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Article

Stereotactic Microwave Ablation of Hepatocellular Carcinoma: The Impact of Tumor Size and Minimal Ablative Margin on Therapeutic Success

1
Department of Radiology, University Hospital Regensburg, 93053 Regensburg, Germany
2
Institute of Diagnostic and Interventional Radiology, University Hospital Zurich, 8091 Zurich, Switzerland
3
Department of Internal Medicine III, Hematology and Oncology, University Hospital Regensburg, 93053 Regenburg, Germany
4
Center for Clinical Studies, University Hospital Regensburg, 93053 Regensburg, Germany
5
Department of Diagnostic and Interventional Radiology, Medical Center-University of Freiburg, 79106 Freiburg, Germany
6
Department of Diagnostic and Interventional Radiology, Klinikum Ernst von Bergmann, 14467 Potsdam, Germany
7
Department of Diagnostic and Interventional Radiology, Merciful Brothers Hospital St. Elisabeth, 94315 Straubing, Germany
*
Author to whom correspondence should be addressed.
Tomography 2023, 9(1), 50-59; https://doi.org/10.3390/tomography9010005
Received: 19 November 2022 / Revised: 19 December 2022 / Accepted: 23 December 2022 / Published: 26 December 2022
(This article belongs to the Special Issue New Trends in Diagnostic and Interventional Radiology)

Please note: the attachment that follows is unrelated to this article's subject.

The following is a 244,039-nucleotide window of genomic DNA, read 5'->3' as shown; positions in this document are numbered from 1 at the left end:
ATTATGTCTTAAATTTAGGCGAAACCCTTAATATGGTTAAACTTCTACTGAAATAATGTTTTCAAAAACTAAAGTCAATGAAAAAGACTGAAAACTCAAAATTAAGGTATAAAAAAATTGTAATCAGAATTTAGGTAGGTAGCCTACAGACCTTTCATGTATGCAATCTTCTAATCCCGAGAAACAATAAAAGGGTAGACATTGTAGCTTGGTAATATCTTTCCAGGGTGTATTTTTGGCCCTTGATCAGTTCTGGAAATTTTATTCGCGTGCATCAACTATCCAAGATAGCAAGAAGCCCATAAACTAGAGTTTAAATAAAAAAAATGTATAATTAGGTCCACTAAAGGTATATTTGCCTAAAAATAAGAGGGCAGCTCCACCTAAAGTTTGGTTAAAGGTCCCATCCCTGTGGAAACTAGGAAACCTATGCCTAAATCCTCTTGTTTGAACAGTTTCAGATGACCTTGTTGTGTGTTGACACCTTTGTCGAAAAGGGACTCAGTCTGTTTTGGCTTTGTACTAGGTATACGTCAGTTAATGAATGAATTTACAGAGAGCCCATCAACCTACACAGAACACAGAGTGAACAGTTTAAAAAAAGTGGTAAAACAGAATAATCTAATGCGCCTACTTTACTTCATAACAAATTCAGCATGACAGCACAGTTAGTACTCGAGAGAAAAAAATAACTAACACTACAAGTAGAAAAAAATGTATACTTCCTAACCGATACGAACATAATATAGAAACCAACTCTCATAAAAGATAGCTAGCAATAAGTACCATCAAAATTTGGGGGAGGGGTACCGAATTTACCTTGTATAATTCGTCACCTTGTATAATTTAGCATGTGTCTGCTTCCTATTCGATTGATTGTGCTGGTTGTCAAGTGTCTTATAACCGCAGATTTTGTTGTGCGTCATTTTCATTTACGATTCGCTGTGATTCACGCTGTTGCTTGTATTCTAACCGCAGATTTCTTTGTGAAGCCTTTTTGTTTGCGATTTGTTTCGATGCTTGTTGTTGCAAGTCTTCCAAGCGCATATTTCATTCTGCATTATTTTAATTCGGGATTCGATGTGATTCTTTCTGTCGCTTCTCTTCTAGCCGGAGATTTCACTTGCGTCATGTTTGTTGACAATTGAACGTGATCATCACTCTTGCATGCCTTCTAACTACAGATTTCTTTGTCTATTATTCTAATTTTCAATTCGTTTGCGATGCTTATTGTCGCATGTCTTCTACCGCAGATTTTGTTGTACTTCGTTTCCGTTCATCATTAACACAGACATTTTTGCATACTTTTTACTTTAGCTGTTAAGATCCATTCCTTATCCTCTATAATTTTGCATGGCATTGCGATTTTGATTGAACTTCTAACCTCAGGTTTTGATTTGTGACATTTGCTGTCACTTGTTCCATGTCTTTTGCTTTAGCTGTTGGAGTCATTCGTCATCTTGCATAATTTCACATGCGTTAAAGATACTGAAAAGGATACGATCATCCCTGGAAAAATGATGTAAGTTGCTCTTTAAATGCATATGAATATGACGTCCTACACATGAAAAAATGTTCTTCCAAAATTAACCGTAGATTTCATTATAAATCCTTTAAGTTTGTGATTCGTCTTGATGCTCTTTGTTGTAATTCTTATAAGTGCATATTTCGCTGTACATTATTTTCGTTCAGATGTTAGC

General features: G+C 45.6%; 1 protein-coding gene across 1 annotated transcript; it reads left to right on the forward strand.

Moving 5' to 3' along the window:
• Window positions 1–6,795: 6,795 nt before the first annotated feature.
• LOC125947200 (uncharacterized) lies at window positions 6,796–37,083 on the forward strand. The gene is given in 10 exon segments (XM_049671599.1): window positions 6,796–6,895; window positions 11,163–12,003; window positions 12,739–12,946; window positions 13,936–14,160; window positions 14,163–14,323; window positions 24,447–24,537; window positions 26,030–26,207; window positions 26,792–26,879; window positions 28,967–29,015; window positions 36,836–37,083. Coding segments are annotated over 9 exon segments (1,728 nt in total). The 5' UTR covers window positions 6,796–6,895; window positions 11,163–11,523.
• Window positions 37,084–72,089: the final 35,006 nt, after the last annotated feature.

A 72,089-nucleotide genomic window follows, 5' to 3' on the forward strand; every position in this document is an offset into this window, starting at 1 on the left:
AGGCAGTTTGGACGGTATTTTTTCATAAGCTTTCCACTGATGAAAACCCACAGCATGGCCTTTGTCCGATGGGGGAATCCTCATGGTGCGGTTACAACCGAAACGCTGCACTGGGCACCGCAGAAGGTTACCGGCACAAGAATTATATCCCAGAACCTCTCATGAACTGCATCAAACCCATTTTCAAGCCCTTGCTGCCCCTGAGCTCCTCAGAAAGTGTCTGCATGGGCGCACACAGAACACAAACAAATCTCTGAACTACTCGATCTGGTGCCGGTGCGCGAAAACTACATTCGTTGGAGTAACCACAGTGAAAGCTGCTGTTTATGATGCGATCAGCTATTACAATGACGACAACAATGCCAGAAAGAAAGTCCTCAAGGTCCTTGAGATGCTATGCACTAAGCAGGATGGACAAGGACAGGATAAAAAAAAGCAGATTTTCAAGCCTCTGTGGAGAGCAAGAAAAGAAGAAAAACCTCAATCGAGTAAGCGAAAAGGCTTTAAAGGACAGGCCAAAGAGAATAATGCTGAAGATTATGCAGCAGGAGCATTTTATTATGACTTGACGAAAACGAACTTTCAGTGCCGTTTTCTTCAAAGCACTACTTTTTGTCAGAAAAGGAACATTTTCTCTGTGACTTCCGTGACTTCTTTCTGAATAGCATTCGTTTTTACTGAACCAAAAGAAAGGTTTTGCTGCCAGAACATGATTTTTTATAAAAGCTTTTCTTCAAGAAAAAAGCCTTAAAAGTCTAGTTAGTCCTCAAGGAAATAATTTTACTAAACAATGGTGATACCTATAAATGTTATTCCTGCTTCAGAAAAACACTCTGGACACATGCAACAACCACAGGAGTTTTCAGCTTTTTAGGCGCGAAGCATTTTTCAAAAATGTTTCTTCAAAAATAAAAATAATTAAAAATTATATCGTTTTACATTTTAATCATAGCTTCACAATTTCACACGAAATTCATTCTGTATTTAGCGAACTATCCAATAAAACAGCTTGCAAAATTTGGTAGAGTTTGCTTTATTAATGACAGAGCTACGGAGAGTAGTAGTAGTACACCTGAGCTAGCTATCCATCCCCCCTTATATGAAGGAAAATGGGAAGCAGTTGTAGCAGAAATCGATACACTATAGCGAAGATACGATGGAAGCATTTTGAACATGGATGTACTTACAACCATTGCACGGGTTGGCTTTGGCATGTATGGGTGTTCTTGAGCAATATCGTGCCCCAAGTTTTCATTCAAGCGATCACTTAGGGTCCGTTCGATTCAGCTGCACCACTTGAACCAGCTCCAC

Abstract

:
Background: Microwave ablation (MWA) has gained relevance in the treatment of hepatic malignancies and especially in hepatocellular carcinoma (HCC), and it is an important alternative to surgery. The purpose of the study was to evaluate whether the minimal ablative margin (MAM) or the initial tumor size has a greater effect on the success of stereotactic MWA of HCC regarding the time to local tumor progression (LTP) and overall survival (OS). Methods: 88 patients, who received stereotactic MWA of 127 tumor lesions with a curative intention were included in this single-center, retrospective study. The MAM was evaluated in a side-by-side comparison of pre- and post-ablative, contrast-enhanced slice imaging. A Cox proportional hazard model with a frailty term was computed to assess the influence of the MAM and the maximum tumor diameter on the time to LTP and the OS. Results: The maximum tumor diameter was identified as a significant positive predictor for LTP (hazard ratio 1.04, 95% CI 1.00–1.08, p = 0.03), but it was not a significant positive predictor for the OS (p = 0.20). The MAM did not have a significant influence on LTP-free survival (p = 0.23) and OS (p = 0.67). Conclusion: For the successful stereotactic MWA of HCC, the MAM and maximum tumor diameter might not have an influence on the OS, but the maximum tumor diameter seems to be an independent predictor of the time to LTP.

1. Introduction

Thermal ablation methods are increasingly recognized being as an integral part of guideline-oriented therapy for primary hepatic tumors and liver metastases. Especially for hepatocellular carcinoma (HCC), thermal ablation treatment has become a minimally invasive method, which is already on par with surgical procedures in early tumor stages. The indications for thermal ablation are determined in the European Association for the Study of the Liver (EASL) guidelines for the treatment of HCC (2018 version) [1].